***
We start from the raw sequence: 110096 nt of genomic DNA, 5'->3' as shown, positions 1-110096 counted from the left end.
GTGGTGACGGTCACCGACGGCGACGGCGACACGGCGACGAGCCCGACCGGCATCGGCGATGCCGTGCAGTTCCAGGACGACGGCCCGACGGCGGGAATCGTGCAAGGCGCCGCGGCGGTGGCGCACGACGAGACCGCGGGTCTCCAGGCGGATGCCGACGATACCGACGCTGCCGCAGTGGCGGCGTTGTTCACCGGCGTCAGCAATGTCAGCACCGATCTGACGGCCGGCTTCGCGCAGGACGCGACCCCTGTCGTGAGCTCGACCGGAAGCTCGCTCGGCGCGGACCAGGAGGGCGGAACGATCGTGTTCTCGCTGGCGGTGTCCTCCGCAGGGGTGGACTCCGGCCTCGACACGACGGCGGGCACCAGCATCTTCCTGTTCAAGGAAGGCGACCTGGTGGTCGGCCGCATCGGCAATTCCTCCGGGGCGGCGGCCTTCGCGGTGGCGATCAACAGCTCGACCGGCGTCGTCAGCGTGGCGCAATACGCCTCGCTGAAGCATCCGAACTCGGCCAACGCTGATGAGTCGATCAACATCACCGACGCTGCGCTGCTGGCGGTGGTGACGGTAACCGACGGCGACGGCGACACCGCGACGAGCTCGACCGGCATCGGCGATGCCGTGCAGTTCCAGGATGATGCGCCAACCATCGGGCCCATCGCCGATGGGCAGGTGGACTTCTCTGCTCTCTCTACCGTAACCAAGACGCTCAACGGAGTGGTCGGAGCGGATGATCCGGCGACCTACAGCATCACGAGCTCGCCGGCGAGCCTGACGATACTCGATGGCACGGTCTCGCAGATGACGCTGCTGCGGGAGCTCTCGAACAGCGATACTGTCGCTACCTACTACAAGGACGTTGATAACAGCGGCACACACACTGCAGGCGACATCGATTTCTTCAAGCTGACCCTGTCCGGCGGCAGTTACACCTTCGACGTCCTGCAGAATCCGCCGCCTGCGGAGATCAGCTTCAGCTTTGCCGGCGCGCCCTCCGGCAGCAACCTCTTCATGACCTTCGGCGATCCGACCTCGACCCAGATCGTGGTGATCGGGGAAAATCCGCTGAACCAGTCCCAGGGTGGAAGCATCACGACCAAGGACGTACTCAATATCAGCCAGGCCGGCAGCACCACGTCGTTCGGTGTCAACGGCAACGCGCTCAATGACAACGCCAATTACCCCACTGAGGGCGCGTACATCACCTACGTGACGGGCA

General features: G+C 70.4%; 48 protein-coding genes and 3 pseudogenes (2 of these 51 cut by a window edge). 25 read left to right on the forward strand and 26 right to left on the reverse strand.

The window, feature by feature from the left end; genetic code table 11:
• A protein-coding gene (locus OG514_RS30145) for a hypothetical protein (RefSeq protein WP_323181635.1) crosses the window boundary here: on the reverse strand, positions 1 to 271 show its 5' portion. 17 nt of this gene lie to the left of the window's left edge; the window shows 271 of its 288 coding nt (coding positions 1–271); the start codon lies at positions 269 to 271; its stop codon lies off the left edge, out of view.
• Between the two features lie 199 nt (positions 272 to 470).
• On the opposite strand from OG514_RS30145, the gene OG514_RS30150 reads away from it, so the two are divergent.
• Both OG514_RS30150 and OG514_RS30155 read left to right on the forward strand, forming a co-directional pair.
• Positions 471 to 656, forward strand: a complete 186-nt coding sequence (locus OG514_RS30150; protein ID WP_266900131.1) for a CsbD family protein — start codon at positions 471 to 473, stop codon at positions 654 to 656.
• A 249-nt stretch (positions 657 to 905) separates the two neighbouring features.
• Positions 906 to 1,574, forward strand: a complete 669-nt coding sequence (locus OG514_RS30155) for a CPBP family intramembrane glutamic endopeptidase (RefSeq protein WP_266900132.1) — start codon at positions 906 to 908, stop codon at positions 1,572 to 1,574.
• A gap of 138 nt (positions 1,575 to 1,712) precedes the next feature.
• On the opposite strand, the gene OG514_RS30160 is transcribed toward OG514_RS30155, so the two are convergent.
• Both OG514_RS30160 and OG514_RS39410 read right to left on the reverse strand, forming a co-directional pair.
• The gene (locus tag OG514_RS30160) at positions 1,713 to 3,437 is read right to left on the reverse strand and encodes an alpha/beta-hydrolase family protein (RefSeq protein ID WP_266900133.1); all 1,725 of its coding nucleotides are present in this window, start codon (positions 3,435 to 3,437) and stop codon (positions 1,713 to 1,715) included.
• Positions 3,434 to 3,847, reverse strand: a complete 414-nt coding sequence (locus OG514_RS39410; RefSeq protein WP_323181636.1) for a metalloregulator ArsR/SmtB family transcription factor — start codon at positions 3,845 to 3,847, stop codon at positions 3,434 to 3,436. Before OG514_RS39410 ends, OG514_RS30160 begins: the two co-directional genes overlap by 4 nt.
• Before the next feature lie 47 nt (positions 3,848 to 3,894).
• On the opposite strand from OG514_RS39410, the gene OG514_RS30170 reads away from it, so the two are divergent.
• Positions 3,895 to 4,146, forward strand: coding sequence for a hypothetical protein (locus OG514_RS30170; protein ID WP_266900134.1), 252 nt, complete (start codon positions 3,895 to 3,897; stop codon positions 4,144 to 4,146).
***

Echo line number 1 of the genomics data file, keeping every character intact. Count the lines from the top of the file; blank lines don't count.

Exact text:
We start from the raw sequence: 110096 nt of genomic DNA, 5'->3' as shown, positions 1-110096 counted from the left end.